# Lecture 20: Lock-free and Bounded Queues

## Last Time

1. Introduced Pool interface:
• void put(T item)
• T get()
2. Gave lock-based queue implementation
• lock enq and deq methods (not nodes)

## Today

1. Finish up lock-based queue
2. Implement lock-free queue
3. Discuss a bounded queue

## Unbounded Logic

• concurrent calls to enq
• one acquires enqLock
• others wait
• concurrent calls to deq
• one acquires deqLock
• others wait

What about concurrent calls to enq/deq?

• Ever an issue?

## Concurrent enq/deq

• Okay if queue is not empty
• head and tail refer to different nodes
• no concurrent modification
• What if queue is empty?

## Concurrent Subtlety

• deq checks for head.next
• enq updates tail.next (= head.next)

Who wins?

## Linearizing enq()

    public void enq (T value) {
enqLock.lock();
try {
Node nd = new Node(value);
tail.next = nd;
tail = nd;
} finally {
enqLock.unlock();
}
}


## Linearizing deq()

    public T deq() throws EmptyException {
T value;
deqLock.lock();
try {
throw new EmptyException();
}
} finally {
deqLock.unlock();
}

return value;
}


## Something to Consider

enq linearizes to

tail.next = nd

• this happens before tail is updated

deq linearizes to

head.next == null

• this happens before head is updated

So:

• head and tail don’t always point to first (predecessor) and last items in the queue

Why is this not a problem?

## Why is this not a problem?

head and tail don’t always point to first (predecessor) and last items in the queue?

Not a problem because

• Nodes lock enq/deq operations
• tail/head updated before lock released
• only enq cares about tail value
• other enqueuers don’t modify until after tail updated
• only deq cares about head value
• other dequeuers don’t modify until after head udpated
• crisis averted

## What is the Next Question?

…we’ve got a queue with locks…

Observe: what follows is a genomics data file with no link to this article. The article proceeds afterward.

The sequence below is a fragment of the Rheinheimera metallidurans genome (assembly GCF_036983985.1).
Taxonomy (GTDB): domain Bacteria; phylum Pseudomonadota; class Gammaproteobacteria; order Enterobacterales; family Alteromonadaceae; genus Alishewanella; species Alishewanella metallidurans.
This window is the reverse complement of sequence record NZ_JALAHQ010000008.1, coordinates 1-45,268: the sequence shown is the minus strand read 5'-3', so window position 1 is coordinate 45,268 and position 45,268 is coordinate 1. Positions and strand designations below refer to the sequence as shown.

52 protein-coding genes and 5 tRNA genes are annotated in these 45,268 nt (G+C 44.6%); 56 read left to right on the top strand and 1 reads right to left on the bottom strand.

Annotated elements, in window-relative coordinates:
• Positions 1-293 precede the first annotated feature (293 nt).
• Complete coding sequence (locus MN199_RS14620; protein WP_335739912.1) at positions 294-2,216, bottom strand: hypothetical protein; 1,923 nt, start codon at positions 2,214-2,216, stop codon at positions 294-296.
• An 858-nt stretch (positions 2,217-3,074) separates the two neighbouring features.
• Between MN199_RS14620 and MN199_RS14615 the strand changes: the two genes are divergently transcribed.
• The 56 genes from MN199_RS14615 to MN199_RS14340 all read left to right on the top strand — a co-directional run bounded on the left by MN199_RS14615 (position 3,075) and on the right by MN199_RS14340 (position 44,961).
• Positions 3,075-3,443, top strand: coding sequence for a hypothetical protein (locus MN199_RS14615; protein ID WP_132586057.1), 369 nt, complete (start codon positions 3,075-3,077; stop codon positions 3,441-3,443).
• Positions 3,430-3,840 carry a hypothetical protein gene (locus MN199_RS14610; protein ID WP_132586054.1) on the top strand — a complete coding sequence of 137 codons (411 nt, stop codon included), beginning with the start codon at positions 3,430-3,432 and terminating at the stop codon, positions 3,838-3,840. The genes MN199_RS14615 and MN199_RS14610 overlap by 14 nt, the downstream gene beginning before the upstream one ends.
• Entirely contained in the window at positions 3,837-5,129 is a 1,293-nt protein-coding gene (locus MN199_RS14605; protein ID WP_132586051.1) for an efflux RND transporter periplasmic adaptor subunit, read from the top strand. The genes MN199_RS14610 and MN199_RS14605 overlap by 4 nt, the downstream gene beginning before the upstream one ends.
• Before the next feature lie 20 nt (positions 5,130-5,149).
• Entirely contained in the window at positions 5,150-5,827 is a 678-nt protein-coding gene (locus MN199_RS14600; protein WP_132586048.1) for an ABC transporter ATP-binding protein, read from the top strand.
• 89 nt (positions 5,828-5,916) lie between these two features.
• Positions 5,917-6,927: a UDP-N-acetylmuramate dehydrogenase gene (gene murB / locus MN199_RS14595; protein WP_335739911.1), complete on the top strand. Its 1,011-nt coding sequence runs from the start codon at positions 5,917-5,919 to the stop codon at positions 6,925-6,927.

## Can We Make a Lock-free Queue?

Use AtomicReferences for head/tail/next

• can atomically verify/update fields with compareAndSet
• e.g. for enq
Node nd = new Node(item);
Node last = tail.get();
Node next = last.next.get();
if (next == null) {
if (last.next.compareAndSet(next, node)) {
tail.compareAndSet(last, node);
}
}


The subtelty

• Cannot modify both tail and tail.get().next atomically
• At some point, tail will not refer to last node in list
• Without locks, other threads will be able to see this!

## The Challenge

enq and deq must function properly even if:

1. head and tail don’t point where they should
2. other enq and deq operations are in progress
• partially complete method calls

## An Idea

Clean up each others’ messes!

• Call to enq can detect if tail isn’t correct
• tail.get().next != null
• If this occurs, update tail:
Node last = tail.get();
Node next = last.next.get();
if (next != null) {
tail.compareAndSet(last, next);
}



## LockFreeQueue

public class LockFreeQueue<T> implements SimpleQueue<T> {
private AtomicReference<Node> tail;

public LockFreeQueue() {
Node sentinel = new Node(null);
this.tail = new AtomicReference<Node>(sentinel);
}

public void enq(T item) {...}

public T deq() throws EmptyException {...}

class Node {
public T value;
public AtomicReference<Node> next;

public Node(T value) {
this.value = value;
this.next  = new AtomicReference<Node>(null);
}
}
}


## Lock-free Enqueue Method

    public void enq(T item) {
if (item == null) throw new NullPointerException();

Node node = new Node(item);

while (true) {
Node last = tail.get();
Node next = last.next.get();

if (last == tail.get()) {

if (next == null) {

if (last.next.compareAndSet(next, node)) {
tail.compareAndSet(last, node);
return;
}

} else {

tail.compareAndSet(last, next);

}
}
}
}


## Lock-free Dequeue Method

    public T deq() throws EmptyException {

while (true) {

Node last = tail.get();
Node next = first.next.get();

if (first == last) {
if (next == null) {
throw new EmptyException();
}

tail.compareAndSet(last, next);
} else {
T value = next.value;